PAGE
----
J. A. Hobson was one of the most influential social, economic and political theorists of late nineteenth- and early twentieth-century Britain. In this volume, first published in 1990, eight scholars reassess the importance and relevance of his work today and affirm him as a major British thinker.
These original studies place Hobson in context by explaining his intellectual antecedents: Cobden, Ruskin, nineteenth-century social and psychological theories and economic thought. The book provides an overview of the novelty and incisiveness of Hobson's contribution to British liberal theory and radical practice.
Historians, economists, social and political theorists and students of international affairs will find this an important book for a fuller understanding of early twentieth-century British progressive thought.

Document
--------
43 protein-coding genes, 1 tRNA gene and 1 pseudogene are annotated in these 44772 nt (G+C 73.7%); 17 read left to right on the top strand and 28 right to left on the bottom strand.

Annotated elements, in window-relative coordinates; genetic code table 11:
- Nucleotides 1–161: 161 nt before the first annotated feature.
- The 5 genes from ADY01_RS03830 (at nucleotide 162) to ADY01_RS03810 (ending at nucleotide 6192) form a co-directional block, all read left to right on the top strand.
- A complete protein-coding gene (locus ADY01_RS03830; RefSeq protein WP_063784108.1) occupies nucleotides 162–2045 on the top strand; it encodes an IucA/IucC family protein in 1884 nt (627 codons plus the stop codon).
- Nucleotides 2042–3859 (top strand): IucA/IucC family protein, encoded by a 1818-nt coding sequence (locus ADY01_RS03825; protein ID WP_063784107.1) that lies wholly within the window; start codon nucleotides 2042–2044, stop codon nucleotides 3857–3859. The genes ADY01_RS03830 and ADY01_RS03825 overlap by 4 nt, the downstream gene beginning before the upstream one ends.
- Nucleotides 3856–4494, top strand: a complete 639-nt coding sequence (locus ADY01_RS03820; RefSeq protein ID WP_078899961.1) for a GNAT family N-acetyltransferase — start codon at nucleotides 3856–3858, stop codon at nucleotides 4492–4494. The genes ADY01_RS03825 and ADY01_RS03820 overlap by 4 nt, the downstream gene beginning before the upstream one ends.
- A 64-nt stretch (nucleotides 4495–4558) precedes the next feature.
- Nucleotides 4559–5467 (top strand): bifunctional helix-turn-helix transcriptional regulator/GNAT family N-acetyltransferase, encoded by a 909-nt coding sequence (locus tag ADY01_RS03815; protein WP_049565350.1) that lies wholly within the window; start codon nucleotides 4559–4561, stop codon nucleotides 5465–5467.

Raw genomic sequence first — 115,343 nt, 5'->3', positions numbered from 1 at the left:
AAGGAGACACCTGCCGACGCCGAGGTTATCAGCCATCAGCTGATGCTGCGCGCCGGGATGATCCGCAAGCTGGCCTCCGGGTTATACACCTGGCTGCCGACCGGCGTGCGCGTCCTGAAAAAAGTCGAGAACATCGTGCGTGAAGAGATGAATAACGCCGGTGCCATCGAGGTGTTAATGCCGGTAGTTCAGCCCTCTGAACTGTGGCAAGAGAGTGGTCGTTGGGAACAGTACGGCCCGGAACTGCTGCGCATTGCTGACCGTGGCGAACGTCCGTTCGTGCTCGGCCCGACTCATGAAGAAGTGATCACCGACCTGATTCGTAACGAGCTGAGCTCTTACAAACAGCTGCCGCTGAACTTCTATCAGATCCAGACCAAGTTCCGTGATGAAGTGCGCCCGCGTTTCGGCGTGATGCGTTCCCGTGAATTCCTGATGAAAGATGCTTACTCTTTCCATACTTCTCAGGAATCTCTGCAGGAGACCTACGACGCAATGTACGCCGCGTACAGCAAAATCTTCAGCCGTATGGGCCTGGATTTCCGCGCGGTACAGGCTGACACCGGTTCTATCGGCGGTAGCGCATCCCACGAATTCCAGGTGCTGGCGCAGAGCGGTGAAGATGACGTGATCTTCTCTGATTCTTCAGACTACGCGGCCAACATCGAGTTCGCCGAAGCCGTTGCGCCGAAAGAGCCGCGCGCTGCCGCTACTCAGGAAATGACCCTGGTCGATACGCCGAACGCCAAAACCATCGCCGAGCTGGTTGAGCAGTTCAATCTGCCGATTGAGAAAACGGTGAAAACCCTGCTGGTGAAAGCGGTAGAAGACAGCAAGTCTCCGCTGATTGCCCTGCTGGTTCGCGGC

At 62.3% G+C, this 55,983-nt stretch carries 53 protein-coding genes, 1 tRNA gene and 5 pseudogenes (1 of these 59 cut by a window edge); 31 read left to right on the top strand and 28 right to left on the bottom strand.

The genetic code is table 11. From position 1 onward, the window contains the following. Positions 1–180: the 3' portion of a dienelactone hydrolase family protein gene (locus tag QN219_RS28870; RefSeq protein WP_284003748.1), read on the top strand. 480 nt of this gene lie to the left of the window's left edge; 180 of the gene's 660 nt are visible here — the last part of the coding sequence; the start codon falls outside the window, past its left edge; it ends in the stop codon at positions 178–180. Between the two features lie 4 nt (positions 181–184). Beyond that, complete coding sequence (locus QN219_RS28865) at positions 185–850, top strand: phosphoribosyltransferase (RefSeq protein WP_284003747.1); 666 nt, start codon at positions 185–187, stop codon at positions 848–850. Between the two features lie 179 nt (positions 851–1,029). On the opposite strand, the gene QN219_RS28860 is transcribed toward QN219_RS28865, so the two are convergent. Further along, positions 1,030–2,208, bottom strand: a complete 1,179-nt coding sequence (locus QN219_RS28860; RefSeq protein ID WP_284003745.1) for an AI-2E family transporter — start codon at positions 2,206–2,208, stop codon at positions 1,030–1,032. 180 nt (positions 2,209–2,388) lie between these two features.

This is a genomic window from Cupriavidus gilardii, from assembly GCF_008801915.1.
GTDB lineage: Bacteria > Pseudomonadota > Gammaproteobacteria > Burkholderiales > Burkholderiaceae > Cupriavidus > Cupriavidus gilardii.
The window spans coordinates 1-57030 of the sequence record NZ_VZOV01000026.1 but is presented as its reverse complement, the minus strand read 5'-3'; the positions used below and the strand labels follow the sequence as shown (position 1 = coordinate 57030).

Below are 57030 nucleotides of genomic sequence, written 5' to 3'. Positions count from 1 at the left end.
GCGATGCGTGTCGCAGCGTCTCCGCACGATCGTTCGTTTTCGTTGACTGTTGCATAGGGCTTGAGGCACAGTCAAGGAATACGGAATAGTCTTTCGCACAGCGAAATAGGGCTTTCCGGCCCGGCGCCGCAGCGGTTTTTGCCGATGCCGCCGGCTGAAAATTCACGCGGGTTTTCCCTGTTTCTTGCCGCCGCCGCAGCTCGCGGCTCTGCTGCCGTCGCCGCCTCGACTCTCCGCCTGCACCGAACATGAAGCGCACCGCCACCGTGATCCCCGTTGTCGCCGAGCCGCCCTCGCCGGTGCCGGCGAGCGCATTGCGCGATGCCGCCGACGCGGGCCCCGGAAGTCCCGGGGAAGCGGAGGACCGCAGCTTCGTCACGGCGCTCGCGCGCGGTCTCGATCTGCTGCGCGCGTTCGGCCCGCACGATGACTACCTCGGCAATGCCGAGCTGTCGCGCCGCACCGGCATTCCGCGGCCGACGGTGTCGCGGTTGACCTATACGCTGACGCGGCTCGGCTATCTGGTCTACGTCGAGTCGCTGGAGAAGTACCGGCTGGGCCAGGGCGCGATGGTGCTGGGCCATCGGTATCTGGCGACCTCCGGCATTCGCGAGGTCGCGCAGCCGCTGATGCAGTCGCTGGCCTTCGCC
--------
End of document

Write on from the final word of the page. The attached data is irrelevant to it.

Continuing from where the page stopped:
Table of Contents
1. Introduction 2. Hobson, Ruskin and Cobden 3. Variations on a Famous Theme: Hobson, International Trade and Imperialism, 1902-1938 4. Hobson's evolving Conceptions of Human Nature 5. The Conservative Aspect of Hobson's New Liberalism 6. Hobson and Keynes as Economic Heretics 7. J. A. Hobson as a Macroeconomic Theorist 8. Rewriting the Confessions: Hobson and the Extention Movement 9. Hobson and Internationalism